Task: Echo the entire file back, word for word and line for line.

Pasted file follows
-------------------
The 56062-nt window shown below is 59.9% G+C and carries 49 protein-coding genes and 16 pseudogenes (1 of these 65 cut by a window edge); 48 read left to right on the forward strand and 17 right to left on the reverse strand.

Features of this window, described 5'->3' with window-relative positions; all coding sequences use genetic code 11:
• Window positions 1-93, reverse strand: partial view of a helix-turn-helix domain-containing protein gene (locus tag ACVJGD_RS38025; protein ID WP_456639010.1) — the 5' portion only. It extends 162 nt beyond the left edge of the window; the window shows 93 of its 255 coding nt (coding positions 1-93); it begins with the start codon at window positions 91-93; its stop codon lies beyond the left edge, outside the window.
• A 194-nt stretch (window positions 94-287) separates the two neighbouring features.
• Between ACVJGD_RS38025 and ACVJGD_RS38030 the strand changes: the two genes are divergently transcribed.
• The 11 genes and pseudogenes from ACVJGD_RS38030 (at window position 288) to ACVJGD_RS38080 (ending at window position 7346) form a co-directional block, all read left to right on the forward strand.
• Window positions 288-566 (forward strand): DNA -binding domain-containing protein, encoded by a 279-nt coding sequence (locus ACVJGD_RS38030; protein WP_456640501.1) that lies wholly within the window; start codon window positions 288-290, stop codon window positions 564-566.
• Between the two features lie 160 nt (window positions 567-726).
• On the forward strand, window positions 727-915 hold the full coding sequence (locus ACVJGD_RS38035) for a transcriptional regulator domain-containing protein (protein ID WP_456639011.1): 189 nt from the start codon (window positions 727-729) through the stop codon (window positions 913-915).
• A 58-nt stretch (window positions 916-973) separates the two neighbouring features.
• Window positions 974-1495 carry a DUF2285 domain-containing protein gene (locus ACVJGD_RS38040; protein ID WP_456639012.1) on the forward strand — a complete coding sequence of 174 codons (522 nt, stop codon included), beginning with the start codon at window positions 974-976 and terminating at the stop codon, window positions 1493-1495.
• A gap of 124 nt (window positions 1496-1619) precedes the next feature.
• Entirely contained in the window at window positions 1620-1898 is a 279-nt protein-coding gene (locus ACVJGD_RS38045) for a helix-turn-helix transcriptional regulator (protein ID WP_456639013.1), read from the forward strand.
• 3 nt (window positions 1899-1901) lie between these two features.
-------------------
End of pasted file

The 56062-nt window shown below is 59.9% G+C and carries 49 protein-coding genes and 16 pseudogenes (1 of these 65 cut by a window edge); 48 read left to right on the forward strand and 17 right to left on the reverse strand.

Features of this window, described 5'->3' with window-relative positions; all coding sequences use genetic code 11:
• Window positions 1-93, reverse strand: partial view of a helix-turn-helix domain-containing protein gene (locus tag ACVJGD_RS38025; protein ID WP_456639010.1) — the 5' portion only. It extends 162 nt beyond the left edge of the window; the window shows 93 of its 255 coding nt (coding positions 1-93); it begins with the start codon at window positions 91-93; its stop codon lies beyond the left edge, outside the window.
• A 194-nt stretch (window positions 94-287) separates the two neighbouring features.
• Between ACVJGD_RS38025 and ACVJGD_RS38030 the strand changes: the two genes are divergently transcribed.
• The 11 genes and pseudogenes from ACVJGD_RS38030 (at window position 288) to ACVJGD_RS38080 (ending at window position 7346) form a co-directional block, all read left to right on the forward strand.
• Window positions 288-566 (forward strand): DNA -binding domain-containing protein, encoded by a 279-nt coding sequence (locus ACVJGD_RS38030; protein WP_456640501.1) that lies wholly within the window; start codon window positions 288-290, stop codon window positions 564-566.
• Between the two features lie 160 nt (window positions 567-726).
• On the forward strand, window positions 727-915 hold the full coding sequence (locus ACVJGD_RS38035) for a transcriptional regulator domain-containing protein (protein ID WP_456639011.1): 189 nt from the start codon (window positions 727-729) through the stop codon (window positions 913-915).
• A 58-nt stretch (window positions 916-973) separates the two neighbouring features.
• Window positions 974-1495 carry a DUF2285 domain-containing protein gene (locus ACVJGD_RS38040; protein ID WP_456639012.1) on the forward strand — a complete coding sequence of 174 codons (522 nt, stop codon included), beginning with the start codon at window positions 974-976 and terminating at the stop codon, window positions 1493-1495.
• A gap of 124 nt (window positions 1496-1619) precedes the next feature.
• Entirely contained in the window at window positions 1620-1898 is a 279-nt protein-coding gene (locus ACVJGD_RS38045) for a helix-turn-helix transcriptional regulator (protein ID WP_456639013.1), read from the forward strand.
• 3 nt (window positions 1899-1901) lie between these two features.